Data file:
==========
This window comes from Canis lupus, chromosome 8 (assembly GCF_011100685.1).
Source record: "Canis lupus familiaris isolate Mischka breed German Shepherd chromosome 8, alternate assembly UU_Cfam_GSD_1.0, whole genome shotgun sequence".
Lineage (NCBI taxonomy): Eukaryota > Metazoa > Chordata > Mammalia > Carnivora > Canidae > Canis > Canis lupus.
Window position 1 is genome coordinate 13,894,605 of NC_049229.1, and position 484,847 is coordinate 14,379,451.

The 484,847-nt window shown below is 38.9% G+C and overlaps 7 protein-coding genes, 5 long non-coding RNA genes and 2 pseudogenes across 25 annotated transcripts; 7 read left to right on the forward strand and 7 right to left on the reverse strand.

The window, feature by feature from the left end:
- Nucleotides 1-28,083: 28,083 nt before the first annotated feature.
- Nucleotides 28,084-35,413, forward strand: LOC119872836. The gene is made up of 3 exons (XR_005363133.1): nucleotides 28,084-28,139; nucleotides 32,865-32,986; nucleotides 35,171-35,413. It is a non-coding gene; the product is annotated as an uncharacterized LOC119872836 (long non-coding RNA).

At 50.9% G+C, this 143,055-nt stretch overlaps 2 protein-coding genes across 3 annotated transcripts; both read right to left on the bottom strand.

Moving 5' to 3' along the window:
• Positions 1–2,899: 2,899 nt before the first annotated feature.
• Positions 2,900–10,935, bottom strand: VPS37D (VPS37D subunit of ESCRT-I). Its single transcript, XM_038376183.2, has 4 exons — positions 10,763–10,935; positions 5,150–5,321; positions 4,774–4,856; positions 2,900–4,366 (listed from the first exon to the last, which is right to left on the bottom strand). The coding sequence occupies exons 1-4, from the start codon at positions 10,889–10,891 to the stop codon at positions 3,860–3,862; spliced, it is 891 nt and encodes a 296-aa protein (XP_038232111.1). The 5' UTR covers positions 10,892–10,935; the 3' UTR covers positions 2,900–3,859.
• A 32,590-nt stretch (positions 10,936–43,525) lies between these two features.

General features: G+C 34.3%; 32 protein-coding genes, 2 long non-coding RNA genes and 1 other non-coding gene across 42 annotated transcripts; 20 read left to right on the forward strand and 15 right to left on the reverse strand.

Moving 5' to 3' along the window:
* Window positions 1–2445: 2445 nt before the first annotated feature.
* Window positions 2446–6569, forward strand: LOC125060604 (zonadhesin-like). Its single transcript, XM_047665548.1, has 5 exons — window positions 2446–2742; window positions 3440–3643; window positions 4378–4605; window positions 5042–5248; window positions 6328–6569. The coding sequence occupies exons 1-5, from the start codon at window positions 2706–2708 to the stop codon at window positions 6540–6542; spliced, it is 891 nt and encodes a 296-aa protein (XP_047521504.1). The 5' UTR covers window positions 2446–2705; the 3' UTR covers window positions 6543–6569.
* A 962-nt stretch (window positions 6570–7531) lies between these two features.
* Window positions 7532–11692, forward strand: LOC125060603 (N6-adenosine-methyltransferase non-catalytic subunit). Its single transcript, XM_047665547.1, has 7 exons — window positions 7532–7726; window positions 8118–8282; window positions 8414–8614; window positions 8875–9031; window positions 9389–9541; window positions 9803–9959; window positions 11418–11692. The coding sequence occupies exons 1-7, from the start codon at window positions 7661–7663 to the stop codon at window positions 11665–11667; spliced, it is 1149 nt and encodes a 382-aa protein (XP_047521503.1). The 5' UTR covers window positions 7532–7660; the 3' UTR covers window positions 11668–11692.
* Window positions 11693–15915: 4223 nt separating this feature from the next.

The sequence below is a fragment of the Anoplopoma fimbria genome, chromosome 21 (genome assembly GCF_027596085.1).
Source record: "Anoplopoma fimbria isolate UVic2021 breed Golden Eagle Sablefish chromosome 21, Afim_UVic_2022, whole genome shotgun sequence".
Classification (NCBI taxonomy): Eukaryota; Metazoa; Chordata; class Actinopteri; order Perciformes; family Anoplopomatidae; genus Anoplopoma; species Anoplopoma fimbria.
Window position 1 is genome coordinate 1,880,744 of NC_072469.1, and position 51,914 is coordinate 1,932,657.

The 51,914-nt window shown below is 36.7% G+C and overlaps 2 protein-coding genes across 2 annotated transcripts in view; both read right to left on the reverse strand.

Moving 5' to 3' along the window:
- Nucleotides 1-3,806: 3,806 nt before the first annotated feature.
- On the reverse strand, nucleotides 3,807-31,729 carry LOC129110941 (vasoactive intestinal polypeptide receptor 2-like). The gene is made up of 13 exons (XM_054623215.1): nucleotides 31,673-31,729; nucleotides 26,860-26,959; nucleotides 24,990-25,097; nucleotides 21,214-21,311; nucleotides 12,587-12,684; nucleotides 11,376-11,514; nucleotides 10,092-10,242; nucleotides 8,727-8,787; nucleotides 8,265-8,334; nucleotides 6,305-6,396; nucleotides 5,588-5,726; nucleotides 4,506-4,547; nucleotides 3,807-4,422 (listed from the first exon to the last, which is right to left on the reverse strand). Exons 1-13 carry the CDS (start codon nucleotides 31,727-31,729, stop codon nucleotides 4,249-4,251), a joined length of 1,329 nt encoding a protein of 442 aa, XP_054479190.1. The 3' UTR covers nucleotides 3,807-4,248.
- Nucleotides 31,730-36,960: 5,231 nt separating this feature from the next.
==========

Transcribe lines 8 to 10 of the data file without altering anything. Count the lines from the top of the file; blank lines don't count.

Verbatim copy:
- Nucleotides 28,084-35,413, forward strand: LOC119872836. The gene is made up of 3 exons (XR_005363133.1): nucleotides 28,084-28,139; nucleotides 32,865-32,986; nucleotides 35,171-35,413. It is a non-coding gene; the product is annotated as an uncharacterized LOC119872836 (long non-coding RNA).

At 50.9% G+C, this 143,055-nt stretch overlaps 2 protein-coding genes across 3 annotated transcripts; both read right to left on the bottom strand.

Moving 5' to 3' along the window: